5 Tips when Insuring a Business Vehicle

Businesses face somewhat different problems than private car owners when it comes to purchasing vehicle insurance. Most car owners know that agents routinely ask the question about how the car will be used. They always want to know if it will be used for business because it adds more risk to the insurer. Business need to purchase the right type of insurance to make sure that they are adequately protected from financial losses.

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A car used for business use is often driven into areas that most people avoid.

Businesses try to serve the largest possible territory to increase the size of their potential customer base. This means that sales people, customer service personnel, and delivery drivers will need to go into areas that may have high crime and are not safe. The chances of the car being stolen, vandalized, or broken into can increase exponentially. When insurers know that a car will be used for business, the assumption of larger risk is made and premiums are adjusted upward accordingly.

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Businesses often use drivers other than the owner to operate the vehicle.

While insurers try to have a list maintained of approved drivers, it is not always possible to have a perfect list at all times. Employees come and go. There can be a lag between a change of drivers and the receipt of accurate driving records on new drivers. Insurance companies work on the idea that company drivers will be relatively high risk. This way, they can insure anyone who drives the car even when the records are not up to date. Employers who can provide the insurer with an accurate driver list can sometimes reap the reward of lower premiums.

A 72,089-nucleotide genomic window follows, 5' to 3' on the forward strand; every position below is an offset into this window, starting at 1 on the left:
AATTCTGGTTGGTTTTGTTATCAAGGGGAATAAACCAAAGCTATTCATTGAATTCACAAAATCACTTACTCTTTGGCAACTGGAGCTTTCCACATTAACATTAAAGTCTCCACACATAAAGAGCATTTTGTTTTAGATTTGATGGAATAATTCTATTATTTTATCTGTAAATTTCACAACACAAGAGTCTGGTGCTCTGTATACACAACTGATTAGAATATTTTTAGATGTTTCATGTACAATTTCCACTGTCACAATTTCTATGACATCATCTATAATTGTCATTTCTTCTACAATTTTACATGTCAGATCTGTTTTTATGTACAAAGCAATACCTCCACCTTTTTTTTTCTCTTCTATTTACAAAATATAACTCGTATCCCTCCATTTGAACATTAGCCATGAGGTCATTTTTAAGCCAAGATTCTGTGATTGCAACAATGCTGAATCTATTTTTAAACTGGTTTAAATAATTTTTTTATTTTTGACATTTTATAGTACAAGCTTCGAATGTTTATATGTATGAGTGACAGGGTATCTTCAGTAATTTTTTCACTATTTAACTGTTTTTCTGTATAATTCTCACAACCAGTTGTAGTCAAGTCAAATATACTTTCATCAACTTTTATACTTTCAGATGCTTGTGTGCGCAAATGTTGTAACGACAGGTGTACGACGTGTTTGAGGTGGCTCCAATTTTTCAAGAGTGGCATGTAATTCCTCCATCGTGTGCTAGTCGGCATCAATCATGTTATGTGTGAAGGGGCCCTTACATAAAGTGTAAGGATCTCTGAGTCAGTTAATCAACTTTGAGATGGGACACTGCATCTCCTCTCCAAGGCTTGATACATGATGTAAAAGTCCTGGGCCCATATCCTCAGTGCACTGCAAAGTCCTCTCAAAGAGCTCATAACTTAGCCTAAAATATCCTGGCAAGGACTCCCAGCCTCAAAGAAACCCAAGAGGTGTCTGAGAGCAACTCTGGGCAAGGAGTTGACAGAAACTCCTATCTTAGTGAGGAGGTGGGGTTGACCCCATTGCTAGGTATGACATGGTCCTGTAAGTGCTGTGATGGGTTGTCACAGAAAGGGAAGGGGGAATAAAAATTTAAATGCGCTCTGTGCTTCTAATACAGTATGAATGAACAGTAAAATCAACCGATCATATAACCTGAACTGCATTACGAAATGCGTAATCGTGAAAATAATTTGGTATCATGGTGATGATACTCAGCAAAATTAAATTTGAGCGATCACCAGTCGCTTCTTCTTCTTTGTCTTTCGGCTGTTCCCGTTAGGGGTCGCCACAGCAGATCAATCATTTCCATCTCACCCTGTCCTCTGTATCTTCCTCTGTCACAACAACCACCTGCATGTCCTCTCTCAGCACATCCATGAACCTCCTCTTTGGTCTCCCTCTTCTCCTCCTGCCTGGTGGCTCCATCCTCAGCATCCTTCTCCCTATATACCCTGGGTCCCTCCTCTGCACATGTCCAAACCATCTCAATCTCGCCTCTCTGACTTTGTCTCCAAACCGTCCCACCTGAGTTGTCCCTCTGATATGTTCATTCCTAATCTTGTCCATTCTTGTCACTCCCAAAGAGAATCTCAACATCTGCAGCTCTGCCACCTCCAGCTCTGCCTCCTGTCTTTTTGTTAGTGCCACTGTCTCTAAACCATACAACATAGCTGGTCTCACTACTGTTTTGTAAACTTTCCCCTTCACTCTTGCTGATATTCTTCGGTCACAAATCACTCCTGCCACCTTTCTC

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Liability risks for companies is high when they begin to put vehicles on the road.

When a company car is wrecked, the assets of the company are on the line. Unlike individuals, most companies rely on their assets to generate the revenues that keep the business running. If those assets are lost, the company can be forced not only into bankruptcy, but out of business. Because of this, companies must buy liability insurance that can be many times higher than personal policies.

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For individuals who use their car for their sole proprietor business, disclosure of the business use is vital.

Consult with your agent regarding the specific requirements of the insurer concerning the business use of a car. Some companies will not penalize you unless the car is used at least half the time for business use. Occasional use of a car for business is often regarded more like commuter use. However, if you are using your vehicle for heavy business use and not declaring, the insurance company may choose to not cover a loss if you have misrepresented its use to them. It is better to take a lump or two in the form of increased premiums than to find yourself uninsured when you need insurance the most.

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If you plan to use the car to carry products or valuables, make sure that you have insurance that covers the contents of the car.

Comprehensive insurance normally covers against theft of the contents in personal cars. In business cars, the contents can be quite expensive. Since these items are technically not personal property, but are inventory, they need to be insured as such. This means another discussion with your agent to get the correct provisions included in your policy to cover inventory in transit.